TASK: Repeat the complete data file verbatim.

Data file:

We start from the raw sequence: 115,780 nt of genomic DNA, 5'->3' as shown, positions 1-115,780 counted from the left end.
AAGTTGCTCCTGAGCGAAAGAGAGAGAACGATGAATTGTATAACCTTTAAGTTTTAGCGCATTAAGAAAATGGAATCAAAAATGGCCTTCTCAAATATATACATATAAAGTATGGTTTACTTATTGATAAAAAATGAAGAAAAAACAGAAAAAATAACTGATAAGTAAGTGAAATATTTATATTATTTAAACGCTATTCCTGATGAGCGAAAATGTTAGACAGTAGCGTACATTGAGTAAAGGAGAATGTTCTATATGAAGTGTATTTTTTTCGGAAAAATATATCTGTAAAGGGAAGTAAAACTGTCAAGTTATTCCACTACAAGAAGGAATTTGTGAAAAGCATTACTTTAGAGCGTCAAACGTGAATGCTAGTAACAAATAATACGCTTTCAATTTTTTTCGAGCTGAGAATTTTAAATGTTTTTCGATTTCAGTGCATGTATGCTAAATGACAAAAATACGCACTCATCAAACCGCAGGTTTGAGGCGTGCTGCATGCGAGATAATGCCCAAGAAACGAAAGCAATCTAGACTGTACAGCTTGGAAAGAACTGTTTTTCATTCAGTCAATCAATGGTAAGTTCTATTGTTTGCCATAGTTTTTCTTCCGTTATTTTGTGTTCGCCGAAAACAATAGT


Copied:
We start from the raw sequence: 115,780 nt of genomic DNA, 5'->3' as shown, positions 1-115,780 counted from the left end.
AAGTTGCTCCTGAGCGAAAGAGAGAGAACGATGAATTGTATAACCTTTAAGTTTTAGCGCATTAAGAAAATGGAATCAAAAATGGCCTTCTCAAATATATACATATAAAGTATGGTTTACTTATTGATAAAAAATGAAGAAAAAACAGAAAAAATAACTGATAAGTAAGTGAAATATTTATATTATTTAAACGCTATTCCTGATGAGCGAAAATGTTAGACAGTAGCGTACATTGAGTAAAGGAGAATGTTCTATATGAAGTGTATTTTTTTCGGAAAAATATATCTGTAAAGGGAAGTAAAACTGTCAAGTTATTCCACTACAAGAAGGAATTTGTGAAAAGCATTACTTTAGAGCGTCAAACGTGAATGCTAGTAACAAATAATACGCTTTCAATTTTTTTCGAGCTGAGAATTTTAAATGTTTTTCGATTTCAGTGCATGTATGCTAAATGACAAAAATACGCACTCATCAAACCGCAGGTTTGAGGCGTGCTGCATGCGAGATAATGCCCAAGAAACGAAAGCAATCTAGACTGTACAGCTTGGAAAGAACTGTTTTTCATTCAGTCAATCAATGGTAAGTTCTATTGTTTGCCATAGTTTTTCTTCCGTTATTTTGTGTTCGCCGAAAACAATAGT